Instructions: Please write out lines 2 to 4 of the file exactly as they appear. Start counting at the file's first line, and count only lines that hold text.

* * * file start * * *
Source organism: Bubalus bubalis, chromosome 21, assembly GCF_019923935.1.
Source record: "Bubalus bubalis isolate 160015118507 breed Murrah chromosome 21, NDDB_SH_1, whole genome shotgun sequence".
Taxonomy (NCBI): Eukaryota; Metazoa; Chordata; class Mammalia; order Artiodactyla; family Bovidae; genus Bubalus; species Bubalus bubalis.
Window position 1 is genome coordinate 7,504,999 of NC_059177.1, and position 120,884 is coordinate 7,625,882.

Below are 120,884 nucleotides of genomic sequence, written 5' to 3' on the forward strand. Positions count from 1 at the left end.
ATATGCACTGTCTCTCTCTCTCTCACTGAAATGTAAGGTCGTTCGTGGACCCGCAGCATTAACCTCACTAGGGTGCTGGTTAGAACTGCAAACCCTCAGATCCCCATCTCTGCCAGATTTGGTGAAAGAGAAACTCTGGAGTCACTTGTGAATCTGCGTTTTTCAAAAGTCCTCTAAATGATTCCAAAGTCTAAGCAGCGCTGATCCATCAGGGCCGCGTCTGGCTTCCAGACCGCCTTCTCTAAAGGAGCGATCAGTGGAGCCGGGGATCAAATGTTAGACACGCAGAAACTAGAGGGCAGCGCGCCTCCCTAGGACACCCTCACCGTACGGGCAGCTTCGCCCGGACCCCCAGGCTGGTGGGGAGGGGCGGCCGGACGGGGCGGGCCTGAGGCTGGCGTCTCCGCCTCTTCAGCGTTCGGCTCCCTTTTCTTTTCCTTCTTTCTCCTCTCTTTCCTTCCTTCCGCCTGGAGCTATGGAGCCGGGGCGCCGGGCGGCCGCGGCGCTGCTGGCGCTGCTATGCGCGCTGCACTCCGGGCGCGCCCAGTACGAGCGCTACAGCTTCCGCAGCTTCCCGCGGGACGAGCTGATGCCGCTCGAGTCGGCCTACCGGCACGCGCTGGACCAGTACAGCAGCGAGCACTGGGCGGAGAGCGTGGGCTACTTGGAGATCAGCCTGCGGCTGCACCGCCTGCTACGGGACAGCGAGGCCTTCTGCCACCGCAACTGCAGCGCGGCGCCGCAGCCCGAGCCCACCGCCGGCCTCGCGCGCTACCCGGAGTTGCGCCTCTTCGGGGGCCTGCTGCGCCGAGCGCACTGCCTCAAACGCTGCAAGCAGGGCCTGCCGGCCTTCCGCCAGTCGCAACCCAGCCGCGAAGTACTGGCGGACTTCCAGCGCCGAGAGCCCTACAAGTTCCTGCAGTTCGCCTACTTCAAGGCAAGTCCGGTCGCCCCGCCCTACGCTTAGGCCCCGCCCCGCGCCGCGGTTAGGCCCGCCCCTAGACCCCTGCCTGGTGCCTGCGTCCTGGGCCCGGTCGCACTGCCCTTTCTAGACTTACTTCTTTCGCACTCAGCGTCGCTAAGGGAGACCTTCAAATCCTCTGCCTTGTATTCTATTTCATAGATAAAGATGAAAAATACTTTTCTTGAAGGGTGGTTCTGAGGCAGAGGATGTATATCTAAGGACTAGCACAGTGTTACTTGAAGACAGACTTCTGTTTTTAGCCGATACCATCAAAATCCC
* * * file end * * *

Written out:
Source record: "Bubalus bubalis isolate 160015118507 breed Murrah chromosome 21, NDDB_SH_1, whole genome shotgun sequence".
Taxonomy (NCBI): Eukaryota; Metazoa; Chordata; class Mammalia; order Artiodactyla; family Bovidae; genus Bubalus; species Bubalus bubalis.
Window position 1 is genome coordinate 7,504,999 of NC_059177.1, and position 120,884 is coordinate 7,625,882.